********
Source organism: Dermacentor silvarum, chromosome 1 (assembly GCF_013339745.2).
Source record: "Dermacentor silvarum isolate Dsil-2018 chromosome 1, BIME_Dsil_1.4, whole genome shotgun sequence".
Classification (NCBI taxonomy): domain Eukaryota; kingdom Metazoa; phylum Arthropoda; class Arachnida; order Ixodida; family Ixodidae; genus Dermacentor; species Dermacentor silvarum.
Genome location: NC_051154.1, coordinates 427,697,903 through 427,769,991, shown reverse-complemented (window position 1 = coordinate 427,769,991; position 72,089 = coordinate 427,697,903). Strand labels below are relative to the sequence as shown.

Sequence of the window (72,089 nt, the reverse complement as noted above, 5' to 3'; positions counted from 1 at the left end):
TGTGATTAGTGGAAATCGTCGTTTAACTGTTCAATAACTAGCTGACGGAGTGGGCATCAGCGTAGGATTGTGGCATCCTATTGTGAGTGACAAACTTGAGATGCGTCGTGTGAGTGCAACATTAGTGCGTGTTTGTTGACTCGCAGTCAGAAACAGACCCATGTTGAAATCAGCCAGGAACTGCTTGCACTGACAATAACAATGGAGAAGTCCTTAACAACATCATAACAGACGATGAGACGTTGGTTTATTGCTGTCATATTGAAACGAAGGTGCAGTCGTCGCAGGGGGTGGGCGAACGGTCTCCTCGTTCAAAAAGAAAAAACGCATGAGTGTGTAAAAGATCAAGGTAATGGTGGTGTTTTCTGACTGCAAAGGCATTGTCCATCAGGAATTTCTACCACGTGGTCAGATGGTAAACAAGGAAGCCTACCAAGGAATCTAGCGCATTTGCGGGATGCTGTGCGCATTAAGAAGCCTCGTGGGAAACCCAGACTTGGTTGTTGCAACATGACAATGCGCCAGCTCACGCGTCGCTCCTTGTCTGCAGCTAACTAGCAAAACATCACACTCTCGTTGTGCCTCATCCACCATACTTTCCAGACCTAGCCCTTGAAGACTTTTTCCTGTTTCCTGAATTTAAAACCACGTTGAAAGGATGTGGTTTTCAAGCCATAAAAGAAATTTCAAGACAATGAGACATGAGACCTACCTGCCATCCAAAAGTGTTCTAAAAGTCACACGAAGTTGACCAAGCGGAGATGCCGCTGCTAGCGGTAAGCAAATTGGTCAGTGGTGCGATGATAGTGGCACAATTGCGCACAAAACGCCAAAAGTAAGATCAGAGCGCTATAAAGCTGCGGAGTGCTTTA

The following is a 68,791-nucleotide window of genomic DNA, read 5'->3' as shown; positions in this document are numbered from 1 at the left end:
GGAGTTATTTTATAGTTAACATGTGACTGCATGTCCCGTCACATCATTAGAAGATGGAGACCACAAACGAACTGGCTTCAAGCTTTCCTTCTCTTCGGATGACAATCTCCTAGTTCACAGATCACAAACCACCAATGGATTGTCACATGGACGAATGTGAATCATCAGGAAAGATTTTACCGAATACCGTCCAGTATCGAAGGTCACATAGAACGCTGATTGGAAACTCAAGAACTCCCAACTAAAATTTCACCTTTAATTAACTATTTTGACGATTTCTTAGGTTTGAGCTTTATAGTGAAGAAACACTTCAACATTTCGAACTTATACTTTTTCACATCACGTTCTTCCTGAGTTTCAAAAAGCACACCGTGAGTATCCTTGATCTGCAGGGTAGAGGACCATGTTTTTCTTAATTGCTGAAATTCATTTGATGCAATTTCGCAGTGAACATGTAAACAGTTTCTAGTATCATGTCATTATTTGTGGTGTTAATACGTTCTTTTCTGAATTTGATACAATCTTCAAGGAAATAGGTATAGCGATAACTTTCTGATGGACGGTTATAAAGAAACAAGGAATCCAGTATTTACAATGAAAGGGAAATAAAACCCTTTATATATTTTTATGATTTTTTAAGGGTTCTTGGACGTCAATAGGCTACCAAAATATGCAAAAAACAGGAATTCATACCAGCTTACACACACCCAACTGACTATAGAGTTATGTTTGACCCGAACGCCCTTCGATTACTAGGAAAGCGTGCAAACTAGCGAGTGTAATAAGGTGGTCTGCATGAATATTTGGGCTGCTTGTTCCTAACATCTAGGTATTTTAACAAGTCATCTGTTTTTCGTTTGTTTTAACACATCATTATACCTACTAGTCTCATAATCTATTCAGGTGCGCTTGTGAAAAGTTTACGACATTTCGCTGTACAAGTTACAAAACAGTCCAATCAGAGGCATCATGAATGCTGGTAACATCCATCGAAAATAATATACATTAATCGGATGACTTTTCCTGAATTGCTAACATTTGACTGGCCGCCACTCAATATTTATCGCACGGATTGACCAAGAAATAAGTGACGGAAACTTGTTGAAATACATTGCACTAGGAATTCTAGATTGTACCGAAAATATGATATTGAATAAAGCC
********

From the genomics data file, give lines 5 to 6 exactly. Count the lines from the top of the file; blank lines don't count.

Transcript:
Sequence of the window (72,089 nt, the reverse complement as noted above, 5' to 3'; positions counted from 1 at the left end):
TGTGATTAGTGGAAATCGTCGTTTAACTGTTCAATAACTAGCTGACGGAGTGGGCATCAGCGTAGGATTGTGGCATCCTATTGTGAGTGACAAACTTGAGATGCGTCGTGTGAGTGCAACATTAGTGCGTGTTTGTTGACTCGCAGTCAGAAACAGACCCATGTTGAAATCAGCCAGGAACTGCTTGCACTGACAATAACAATGGAGAAGTCCTTAACAACATCATAACAGACGATGAGACGTTGGTTTATTGCTGTCATATTGAAACGAAGGTGCAGTCGTCGCAGGGGGTGGGCGAACGGTCTCCTCGTTCAAAAAGAAAAAACGCATGAGTGTGTAAAAGATCAAGGTAATGGTGGTGTTTTCTGACTGCAAAGGCATTGTCCATCAGGAATTTCTACCACGTGGTCAGATGGTAAACAAGGAAGCCTACCAAGGAATCTAGCGCATTTGCGGGATGCTGTGCGCATTAAGAAGCCTCGTGGGAAACCCAGACTTGGTTGTTGCAACATGACAATGCGCCAGCTCACGCGTCGCTCCTTGTCTGCAGCTAACTAGCAAAACATCACACTCTCGTTGTGCCTCATCCACCATACTTTCCAGACCTAGCCCTTGAAGACTTTTTCCTGTTTCCTGAATTTAAAACCACGTTGAAAGGATGTGGTTTTCAAGCCATAAAAGAAATTTCAAGACAATGAGACATGAGACCTACCTGCCATCCAAAAGTGTTCTAAAAGTCACACGAAGTTGACCAAGCGGAGATGCCGCTGCTAGCGGTAAGCAAATTGGTCAGTGGTGCGATGATAGTGGCACAATTGCGCACAAAACGCCAAAAGTAAGATCAGAGCGCTATAAAGCTGCGGAGTGCTTTA